On Wednesday, Oct. 12, students from Amidon-Bowen Elementary (401 I St. SW) kicked off celebrations at The Wharf with song.
The event marked two occasions: the five-year anniversary of the grand opening of the newly developed waterfront neighborhood and the completion of the waterfront development that extends from the Municipal Fish Market to Fort McNair.
The first phase was officially opened on Oct. 12, 2017 with more than two million square feet of residences, offices, hotels, shops and restaurants as well as public areas including waterfront parks, promenades, piers, and docks. Phase 2 delivers the neighborhood’s remaining 1.25 million square feet of mixed-use development, including new office, residential, hotel, marina, and retail space, as well as parks and public places, across a half mile of redeveloped waterfront.
At full build-out, the $3.6 billion, world-class, mixed-use neighborhood will feature more than 3.2 million square feet of development along a mile of Washington, DC’s waterfront from the Municipal Fish Market to Fort McNair The second phase of the development consists of 1.25 million square feet, including office, residential, retail and recreational space. That brings the total square footage of The Wharf up to 3.25 million square feet (that’s about three times the size of Ellis Island).
Partnership Hoffman-Madison Waterfront (HMW) developed the mile-long neighborhood along the waterfront in a joint venture between Hoffman & Associates and Madison Marquette, in partnership with ER Bacon Development, City Partners, Paramount Development and Triden Development.
Hoffman & Asssociates Founder Monty Hoffman said The Wharf would have been impossible without a champion in Congress. That person, he said, was Congresswoman Eleanor Holmes Norton (DC-D), who introduced at least two bills that made the project possible.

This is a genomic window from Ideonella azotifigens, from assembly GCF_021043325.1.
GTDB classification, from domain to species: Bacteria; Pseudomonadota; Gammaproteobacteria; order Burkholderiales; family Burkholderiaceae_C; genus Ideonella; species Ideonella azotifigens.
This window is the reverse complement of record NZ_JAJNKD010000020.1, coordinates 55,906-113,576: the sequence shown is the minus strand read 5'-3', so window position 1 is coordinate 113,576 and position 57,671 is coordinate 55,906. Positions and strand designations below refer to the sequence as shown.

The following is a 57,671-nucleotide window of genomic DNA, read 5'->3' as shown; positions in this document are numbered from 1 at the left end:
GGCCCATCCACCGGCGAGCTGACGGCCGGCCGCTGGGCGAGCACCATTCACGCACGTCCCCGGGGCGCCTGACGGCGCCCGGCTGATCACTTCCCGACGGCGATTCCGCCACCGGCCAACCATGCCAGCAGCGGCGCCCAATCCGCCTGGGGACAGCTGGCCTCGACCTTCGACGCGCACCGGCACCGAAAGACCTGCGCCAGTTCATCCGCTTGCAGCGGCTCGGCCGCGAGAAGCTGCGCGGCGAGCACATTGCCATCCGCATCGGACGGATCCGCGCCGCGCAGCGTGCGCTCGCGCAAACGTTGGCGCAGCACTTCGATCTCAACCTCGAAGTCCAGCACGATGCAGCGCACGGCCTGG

However, her contribution is more apparent than that. Hoffman told the crowd. Prior to the opening of Phase 1, he was feeling proud of names that marketers came up with for the new waterfront neighborhood. Until he showed the list to Congresswoman Norton.
Hoffman said she shifted uncomfortably as she read the list, controlling her reaction. “She said, “you know, before the federal government moved in, we used to just call it “The Wharf”,” he remembered. “The next day we were painting signs,” he said.
“A decade after my bill was signed into law setting us on this path, The Wharf has become a vibrant waterfront community, home to residents, workers, and visitors alike,” said Congresswoman Eleanor Holmes Norton (D-DC).
It has brought them together in some quirky ways. Hoffman said The Wharf bought a 12-foot trailer “to sell things out of”. The first year they sold 38,000 S’mores there. “No one can be unhappy while they’re eating a S’more,” Hoffmann said.
Phase two of The Wharf includes a new hotel, Pendry at The Wharf (655 Water St. SW), set to open Oct. 26; two residential buildings, The Tides (35 Parker Row SW), with residents already moved in and Amaris (760 Maine Ave SW), set for occupation in November; early childhood educator Goddard School (652 Maine Avenue).
Phase two also welcomes a long list of restaurants, including the first Limani (670 Wharf St. SW) to open outside of New York; Milk & Honey Café (676 Maine Ave SW), offering New Orleans-style soul food; all-day al fresco European breakfast at Wharf Morning DC (630 Wharf St. SW) and two by Gordan Ramsay, his Fish and Chips (665 Wharf St. SW) and Hell’s Kitchen (652 Wharf St. SW).
More information about The Wharf is available at wharfdc.com.